Winston Holness is the fellow known as Niney the Observer. He gained the name because of his skill as a producer and supervisor of recording sessions. He first started as a student of Lee Perry and Andy Capp, learning engineering.
Lee Perry, aka Lee 'Scratch' Perry, is probably the most widely known and respected producer from Jamaica. There are many Lee Perry records on many different labels in the stores these days.
'Producers' samples the output of both producers. It "hopes to illustrate their contrasting, yet complimentary signature sounds." Presented in sound clash style, 'Producers' runs one Lee Perry track next to a Niney the Observer track, and alternates a track from each for the whole disc.
In the list below, I have put the producer's name in parantheses.
- The Upsetters - Freak Out Skank (Perry)
An instrumental with horns. Origianlly released in 1973 as the B-side to the 'Jungle Lion' single.
- The Sons of Selassie - I Man A African (Niney)
The lyrics celebrate that Rastafarians are Africans not Jamaicans.
- Junior Byles - Beat Down Babylon (Perry)
The organ sound is really cool, and the whip sound as Junior says "whip them, whip them" make this one extra nice.
- Niney the Observer - Message to the Ungodly (Niney)
Soulful backing vocals and heartfelt lyrics proclaiming the relegion of Rastafari.
- Leroy Sibbles - Garden of Life (Perry)
Like many of the songs, the words are sung with great intensity, even as they sometimes are sung quite softly. The way Leroy sibbles moves from subtle to intense is part of why I like this song so much. The drum/bass/guitar/keys keep everything upbeat. I especially like the long instrumental passage near the end of the song.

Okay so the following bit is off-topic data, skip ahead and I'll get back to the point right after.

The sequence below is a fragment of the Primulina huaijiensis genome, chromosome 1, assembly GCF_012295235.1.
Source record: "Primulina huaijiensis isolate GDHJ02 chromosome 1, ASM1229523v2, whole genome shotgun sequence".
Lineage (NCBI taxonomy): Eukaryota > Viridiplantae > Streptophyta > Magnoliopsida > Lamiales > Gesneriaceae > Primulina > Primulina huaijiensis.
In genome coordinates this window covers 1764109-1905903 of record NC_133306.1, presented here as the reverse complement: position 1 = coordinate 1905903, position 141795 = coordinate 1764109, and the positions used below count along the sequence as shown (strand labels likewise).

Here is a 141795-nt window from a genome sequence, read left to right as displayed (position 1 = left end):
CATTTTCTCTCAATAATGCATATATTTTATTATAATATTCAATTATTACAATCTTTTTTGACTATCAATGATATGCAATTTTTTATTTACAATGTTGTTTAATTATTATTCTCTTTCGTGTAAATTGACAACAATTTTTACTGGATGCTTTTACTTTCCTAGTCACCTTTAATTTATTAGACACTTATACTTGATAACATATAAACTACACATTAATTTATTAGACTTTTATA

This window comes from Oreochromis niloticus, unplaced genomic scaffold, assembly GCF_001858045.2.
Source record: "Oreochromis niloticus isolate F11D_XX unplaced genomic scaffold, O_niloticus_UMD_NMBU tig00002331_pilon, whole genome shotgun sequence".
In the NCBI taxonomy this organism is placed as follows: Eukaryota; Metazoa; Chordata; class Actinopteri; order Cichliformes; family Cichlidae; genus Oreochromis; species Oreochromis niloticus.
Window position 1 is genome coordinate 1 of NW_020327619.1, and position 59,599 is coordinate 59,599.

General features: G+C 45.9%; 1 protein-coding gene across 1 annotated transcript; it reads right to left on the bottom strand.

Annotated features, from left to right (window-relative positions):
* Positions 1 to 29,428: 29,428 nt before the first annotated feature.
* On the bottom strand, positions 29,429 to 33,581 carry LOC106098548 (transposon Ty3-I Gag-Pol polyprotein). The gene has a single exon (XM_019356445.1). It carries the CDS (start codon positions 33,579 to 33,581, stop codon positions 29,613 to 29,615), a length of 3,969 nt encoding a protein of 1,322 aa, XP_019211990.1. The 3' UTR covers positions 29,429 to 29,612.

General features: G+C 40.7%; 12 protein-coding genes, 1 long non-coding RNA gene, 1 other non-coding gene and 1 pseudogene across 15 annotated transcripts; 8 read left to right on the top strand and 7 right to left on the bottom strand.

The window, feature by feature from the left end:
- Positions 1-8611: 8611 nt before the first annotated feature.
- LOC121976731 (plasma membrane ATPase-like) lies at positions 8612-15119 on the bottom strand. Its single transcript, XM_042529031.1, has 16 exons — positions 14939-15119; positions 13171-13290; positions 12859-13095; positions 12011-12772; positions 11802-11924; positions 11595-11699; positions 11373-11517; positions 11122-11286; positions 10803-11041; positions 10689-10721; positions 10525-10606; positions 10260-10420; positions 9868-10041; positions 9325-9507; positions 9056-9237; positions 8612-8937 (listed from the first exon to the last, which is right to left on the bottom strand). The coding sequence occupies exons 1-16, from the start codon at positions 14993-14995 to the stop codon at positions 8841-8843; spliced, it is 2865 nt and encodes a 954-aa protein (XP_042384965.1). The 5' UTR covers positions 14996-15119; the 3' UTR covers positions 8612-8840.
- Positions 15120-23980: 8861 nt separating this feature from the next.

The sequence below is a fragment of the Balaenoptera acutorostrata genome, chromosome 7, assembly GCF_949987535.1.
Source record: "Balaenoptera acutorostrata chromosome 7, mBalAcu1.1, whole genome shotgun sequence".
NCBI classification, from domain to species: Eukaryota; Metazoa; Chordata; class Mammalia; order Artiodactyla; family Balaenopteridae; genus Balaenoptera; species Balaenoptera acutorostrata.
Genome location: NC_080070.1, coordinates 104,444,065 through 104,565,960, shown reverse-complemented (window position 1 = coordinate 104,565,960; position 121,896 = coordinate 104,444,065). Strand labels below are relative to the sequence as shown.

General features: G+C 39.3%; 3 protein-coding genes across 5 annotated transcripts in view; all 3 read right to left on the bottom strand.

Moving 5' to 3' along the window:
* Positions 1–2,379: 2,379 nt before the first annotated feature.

- The Observers - Water Boiling (Niney)
An instrumental with a jangling guitar part and horns put to the back of the mix. The music in this track really glows.
- Lee Perry - Kentucky Skank (Perry)
Lots of sounds get included on this track, including running water and a slide whistle. The lyrics are light, as Lee Perry reminds me of Mickey Mouse in Fantasia, dabbling lightly in a mystical invocation as he calls out the ingredients to his musical stew..
- George Boswell - Jah Fire (Niney)
Clear and direct vocals with backing. Reminds me of Burning Spear from their 'Marcus Garvey' days.
- The Upsetters - Night Doctor (Perry)
Great music sounds in the organ, guitar and drums. The production has each of the elements right in front, making the sound really bright. An instrumental whose melody is carried by the organ.
- The Reggae Crusaders - Bring the Couchie Come (Niney)
The first part of the song centers around the vocals. I like the way the song appears to end, then a trumpet comes back really loud as introduction to another 3 minutes as a dub (my favorite part of the track!).
- Junior Murvin - Bad Weed (Perry)
A high pitch vocal from the man who sang Police and Thieves. In fact, this song uses the same music and background vocals as that song. He has a unique way of saying that bad vibes are all around and he will not fall under thier spell - "too much bad weed is in the garden. I and I will weed them out." This song just gives me that magic feeling that the best music (no matter the genre) always does.
- The Observers - Lightning and Thunder (Niney)
Great farfisa organ sound in this instrumental.
- David Isaacs - We Are Neighbors (Perry)
Very psychedelic and upbeat. One of the vocalists has a low voice, making this song (with its funky music and backing vocals) remind me of a reggae Sly & the Family Stone.
- Horace Andy - Materialist (Niney)
The vocals are way up front, telling a story about being a poor man living in society.
Considering the size of the catalogs of both these producers, every song on 'Producers' should be top notch, which they are. None of the tracks sound run of the mill or generic. Though my personal favorites are 5, 6, 9 and 11, all the songs are pretty fine.